According to the article, another researcher who worked on the project claimed that although Hamer conducted the experiment correctly by including a control variable, the results he obtained did not lead to the conclusion he was hoping to find: that some men are “born gay.” Hamer therefore did not release the information related to the control group and published pseudo-scientific results. All went well for Hamer until a junior researcher on his team exposed his scheme. The article continues:
Even worse for Hamer, the National Institute of Health’s Office of Research Integrity is now investigating his “gay gene” research, according to Crewdson. The inquiry concerns allegations that Hamer was selective about which data he chose to report (i.e., that he ignored data that didn’t support his contention that homosexuality is genetically determined). The data manipulation was reported to NIH’s integrity office by a junior researcher who performed research crucial to Hamer’s claimed discovery, according to Crewdson.
Crewdson’s revelations turned out to be true. A November 1995 edition of Scientific American confirmed that Hamer was “being charged with research improprieties and was under investigation by the National Institute of Health’s Federal Office of Research Integrity.” Although the NIH never released the results of the inquiry, Hamer was shortly thereafter transferred to another section. In addition to lying about his results, he had done his “gay gene” research under a grant to work on Kaposi’s sarcoma, a skin cancer that inordinately afflicts men who have sex with men.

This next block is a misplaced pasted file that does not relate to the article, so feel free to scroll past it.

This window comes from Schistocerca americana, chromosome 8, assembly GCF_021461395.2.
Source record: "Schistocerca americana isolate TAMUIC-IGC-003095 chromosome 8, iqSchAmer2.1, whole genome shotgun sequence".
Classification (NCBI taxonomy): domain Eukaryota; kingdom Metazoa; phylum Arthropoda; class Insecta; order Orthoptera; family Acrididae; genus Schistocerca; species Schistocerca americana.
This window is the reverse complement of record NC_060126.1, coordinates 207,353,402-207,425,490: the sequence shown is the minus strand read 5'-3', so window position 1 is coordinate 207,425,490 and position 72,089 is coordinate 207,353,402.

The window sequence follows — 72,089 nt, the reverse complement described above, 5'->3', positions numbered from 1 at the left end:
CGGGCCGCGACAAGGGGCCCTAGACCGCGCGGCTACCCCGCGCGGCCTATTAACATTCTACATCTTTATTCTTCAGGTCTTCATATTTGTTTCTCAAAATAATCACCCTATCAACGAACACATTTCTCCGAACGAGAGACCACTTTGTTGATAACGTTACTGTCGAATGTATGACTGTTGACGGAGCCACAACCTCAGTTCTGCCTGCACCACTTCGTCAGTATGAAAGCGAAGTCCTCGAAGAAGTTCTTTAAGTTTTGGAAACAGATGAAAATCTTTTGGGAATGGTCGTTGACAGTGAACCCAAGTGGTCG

Upon learning that Hamer’s “gay gene” study was a hoax, one might assume that if other researchers were to attempt to replicate his experiment, including his control group, they would fail to obtain the pseudo-scientific result that there is a “gay gene.” This is exactly the case. The New York Native article continues:
“… [A]t least one lab that has tried hard to replicate his findings has been unsuccessful.
“’Only one independent laboratory has reported attempting such a replication, and it has found no evidence to support Hamer,’ Crewdson reported. ‘We can’t reproduce Hamer’s data,’ said George Ebers, a neurogeneticist from the University of Western Ontario, who has searched unsuccessfully for a Hamer-style genetic link to homosexuality in more than 50 pairs of gay Canadian brothers. In fact, Ebers found the genetic markers cited by Hamer in ‘exactly half of his brother pairs’ according to Crewdson – precisely what the laws of chance would predict, if the ‘markers had no significance.’”
The fact that Hamer’s study cannot be replicated confirms reports that Hamer lied about his results. In 1998, another group of researchers (Sanders, et al.) tried to replicate Hamer’s study as well; they also failed to find a genetic connection to homosexuality.
Then, in the Aug. 6, 1999, edition of Science, George Rice and George Ebers published a review of Hamer’s study to go along with their previous attempts to replicate his findings. The scientists stated that the results of Hamer’s study “did not support an X-linked gene underlying male homosexuality.” They found that the brothers observed by the Hamer group were no more likely to share the Xq28 markers than would be expected by mere chance.
By this time, Hamer had already conceded that his pseudo-scientific study did not support a genetic cause for homosexuality, in the Jan. 30, 1998, edition of the Washington Blade. He also conceded that homosexuality is “culturally transmitted, not inherited,” and that “there is not a single master gene that makes people gay. … I don’t think we will ever be able to predict who will be gay,” he said.
Editor’s Note: Ryan Sorba has established conservative clubs on college campuses in Massachusetts and eight in Southern California, working as a field representative for the Campus Leadership Program at the Leadership Institute. He is the author of the forthcoming book The ‘Born Gay’ Hoax and can be contacted for speaking engagements at: email@example.com This article was originally published in WorldNetDaily, Friday, June 4, 2010. This article is reprinted by permission.